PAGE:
6. The words 'that Court may, if it thinks fit. direct etc.' make it also clear that the Sessions Judge or the High Court has a discretionary power to give a direction for release of the applicant on bail. It does not lay down any condition on the existence of which bail can be granted. When a tribunal is invested by an Act or by rules with discretion without any indication in the Act or rules of the grounds upon which the discretion is to be exercised, the Courts have declined to lay down any rules with a view to indicate the particular grooves in which the descretion should run on the ground that if the Act or Rules do not fetter the discretion of the Judge why should the Courts do so. (See Gardner v. Jay (1885) 29 Ch D 50 and Hume v. Poresh Chunder AIR 1914 Cal 597 : 15 Cri LJ 49 (SB)).
7. In the authority reported in Param Jeet Singh v. State of U.P. 1971 All Cri C 366 Param Jeet Singh was enlarged on bail by the A. D. M. (J), Agra, but his bail was cancelled on an application by the police and a process under Sections 87 and 88 of the Code of Criminal Procedure was issued against him. Param Jeet Singh presented a petition under Article 226 of the Constitution of India in the High Court which stayed the operation of the order of the A. D. M. (J) cancelling his bail. He also moved an application under the provisions of Section 498 of the Code of Criminal Procedure in the High Court. In respect of the bail application it was contended by the learned Government Advocate that the application could not be entertained by the High Court under Section 498 of the Code of Criminal Procedure without moving a similar application in the Court of Session. This contention was repelled and it was observed:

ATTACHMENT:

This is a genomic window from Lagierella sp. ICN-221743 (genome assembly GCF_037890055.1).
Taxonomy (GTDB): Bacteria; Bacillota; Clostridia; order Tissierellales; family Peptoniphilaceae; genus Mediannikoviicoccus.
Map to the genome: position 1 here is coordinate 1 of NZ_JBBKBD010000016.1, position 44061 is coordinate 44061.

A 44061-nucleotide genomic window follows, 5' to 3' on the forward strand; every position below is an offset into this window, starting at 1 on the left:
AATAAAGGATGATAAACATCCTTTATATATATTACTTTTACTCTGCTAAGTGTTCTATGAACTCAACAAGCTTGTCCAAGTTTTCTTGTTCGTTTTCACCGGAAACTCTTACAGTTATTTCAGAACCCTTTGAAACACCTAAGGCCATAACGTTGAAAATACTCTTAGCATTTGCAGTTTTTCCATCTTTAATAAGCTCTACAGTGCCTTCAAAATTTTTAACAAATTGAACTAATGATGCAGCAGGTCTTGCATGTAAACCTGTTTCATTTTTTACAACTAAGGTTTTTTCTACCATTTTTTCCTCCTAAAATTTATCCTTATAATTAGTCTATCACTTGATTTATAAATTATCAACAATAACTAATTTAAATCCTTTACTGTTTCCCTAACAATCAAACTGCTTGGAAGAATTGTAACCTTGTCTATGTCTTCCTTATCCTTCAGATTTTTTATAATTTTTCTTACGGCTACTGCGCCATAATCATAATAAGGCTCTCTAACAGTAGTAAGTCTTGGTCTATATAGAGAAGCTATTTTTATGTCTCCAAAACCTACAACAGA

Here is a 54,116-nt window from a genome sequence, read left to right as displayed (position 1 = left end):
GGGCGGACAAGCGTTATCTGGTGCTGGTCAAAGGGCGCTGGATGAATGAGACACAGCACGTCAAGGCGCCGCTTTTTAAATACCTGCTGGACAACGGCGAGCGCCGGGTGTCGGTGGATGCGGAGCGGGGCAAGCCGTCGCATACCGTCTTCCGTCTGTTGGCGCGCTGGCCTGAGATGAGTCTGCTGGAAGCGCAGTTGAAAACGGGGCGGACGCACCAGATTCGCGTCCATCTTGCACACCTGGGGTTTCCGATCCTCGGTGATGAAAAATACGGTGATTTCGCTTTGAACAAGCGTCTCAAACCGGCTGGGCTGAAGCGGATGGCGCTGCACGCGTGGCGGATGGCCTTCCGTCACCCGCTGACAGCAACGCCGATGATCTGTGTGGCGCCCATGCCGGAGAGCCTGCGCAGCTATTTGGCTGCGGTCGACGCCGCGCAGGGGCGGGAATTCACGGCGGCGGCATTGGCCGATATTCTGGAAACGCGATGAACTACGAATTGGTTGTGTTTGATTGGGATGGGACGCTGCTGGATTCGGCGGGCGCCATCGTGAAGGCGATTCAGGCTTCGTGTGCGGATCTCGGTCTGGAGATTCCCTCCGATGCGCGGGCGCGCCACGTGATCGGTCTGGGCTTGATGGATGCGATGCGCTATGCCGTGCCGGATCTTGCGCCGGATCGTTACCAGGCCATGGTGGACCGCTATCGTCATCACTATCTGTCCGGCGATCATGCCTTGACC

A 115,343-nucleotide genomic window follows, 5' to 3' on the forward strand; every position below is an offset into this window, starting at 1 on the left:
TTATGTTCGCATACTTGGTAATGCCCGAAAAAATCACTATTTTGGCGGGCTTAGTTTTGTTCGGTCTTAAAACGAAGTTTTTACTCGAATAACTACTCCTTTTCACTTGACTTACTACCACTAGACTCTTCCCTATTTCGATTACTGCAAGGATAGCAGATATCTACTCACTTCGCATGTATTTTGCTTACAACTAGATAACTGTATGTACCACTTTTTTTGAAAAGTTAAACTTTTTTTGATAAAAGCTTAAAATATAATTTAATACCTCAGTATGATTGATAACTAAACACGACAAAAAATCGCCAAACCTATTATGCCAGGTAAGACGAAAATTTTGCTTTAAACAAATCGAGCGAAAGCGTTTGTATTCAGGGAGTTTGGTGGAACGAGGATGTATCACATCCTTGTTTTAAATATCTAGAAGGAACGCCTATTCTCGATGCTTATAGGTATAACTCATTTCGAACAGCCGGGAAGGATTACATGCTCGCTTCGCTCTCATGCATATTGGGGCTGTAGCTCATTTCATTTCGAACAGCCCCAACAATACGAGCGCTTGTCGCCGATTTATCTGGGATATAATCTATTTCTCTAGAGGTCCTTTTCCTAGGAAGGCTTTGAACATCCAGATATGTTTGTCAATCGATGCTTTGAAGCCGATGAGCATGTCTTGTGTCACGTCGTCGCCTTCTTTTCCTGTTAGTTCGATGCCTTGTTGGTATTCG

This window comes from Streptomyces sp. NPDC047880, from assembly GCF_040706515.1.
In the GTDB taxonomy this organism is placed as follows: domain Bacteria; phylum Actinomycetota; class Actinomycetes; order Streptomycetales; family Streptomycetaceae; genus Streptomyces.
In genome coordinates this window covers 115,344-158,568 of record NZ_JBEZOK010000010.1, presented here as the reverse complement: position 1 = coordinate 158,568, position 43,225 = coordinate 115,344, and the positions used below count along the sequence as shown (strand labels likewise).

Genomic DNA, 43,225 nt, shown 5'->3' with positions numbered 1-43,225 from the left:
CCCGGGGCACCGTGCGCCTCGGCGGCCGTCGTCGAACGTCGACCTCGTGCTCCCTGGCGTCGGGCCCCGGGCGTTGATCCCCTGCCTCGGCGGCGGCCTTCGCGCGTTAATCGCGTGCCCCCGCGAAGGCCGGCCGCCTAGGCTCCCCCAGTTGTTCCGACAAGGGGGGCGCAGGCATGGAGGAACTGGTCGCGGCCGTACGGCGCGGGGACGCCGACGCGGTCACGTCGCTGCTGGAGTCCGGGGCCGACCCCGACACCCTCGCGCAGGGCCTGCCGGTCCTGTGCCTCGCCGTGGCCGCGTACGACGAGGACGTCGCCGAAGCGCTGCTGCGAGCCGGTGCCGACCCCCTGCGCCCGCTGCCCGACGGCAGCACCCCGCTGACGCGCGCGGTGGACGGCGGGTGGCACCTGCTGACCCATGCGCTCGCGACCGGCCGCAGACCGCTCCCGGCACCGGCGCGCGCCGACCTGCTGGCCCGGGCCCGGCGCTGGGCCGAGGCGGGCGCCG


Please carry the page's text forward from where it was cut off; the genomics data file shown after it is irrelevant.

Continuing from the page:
I think the powers of the High Court under Section 498 of the Code of Criminal Procedure are wide and unfettered. The High Court in its discretion can exercise these powers even if the accused does not approach the subordinate Courts or authority for his release first.
8. It may, however, be mentioned that inasmuch as Section 438 of the Code of Criminal Procedure. 1973 gives a discretionary power to grant bail, this discretion is to be exercised according to the facts and circumstances of each case. There may be cases in which it may be considered by the High Court to be proper to entertain an application without the applicant having moved the Court of Session initially. Similarly there may be cases in which the Court may feel justified in asking the applicant to move the Ses- along Court or to refer the matter to that Court. In any case all depends upon the discretion of the Judge hearing the case.
9. We may now consider the authorities cited by the learned Government Advocate in support of his contention. These authorities relate to applications for revision under the provisions of Sections 435 and 439 of the Code of Criminal Procedure, 1898. In the authority reported in Shailabala Devi v. Emperor : AIR1933All678 one of the questions was whether an application in revision should be entertained by the High Court when the master has not first been taken to the District Magistrate or the Sessions Judge. Sir Shah Sulai-man, C. J., held that the High Court has full jurisdiction to entertain such an application even though the District Magistrate or the Sessions Judge has not been approached in the first instance. At the same time he observed: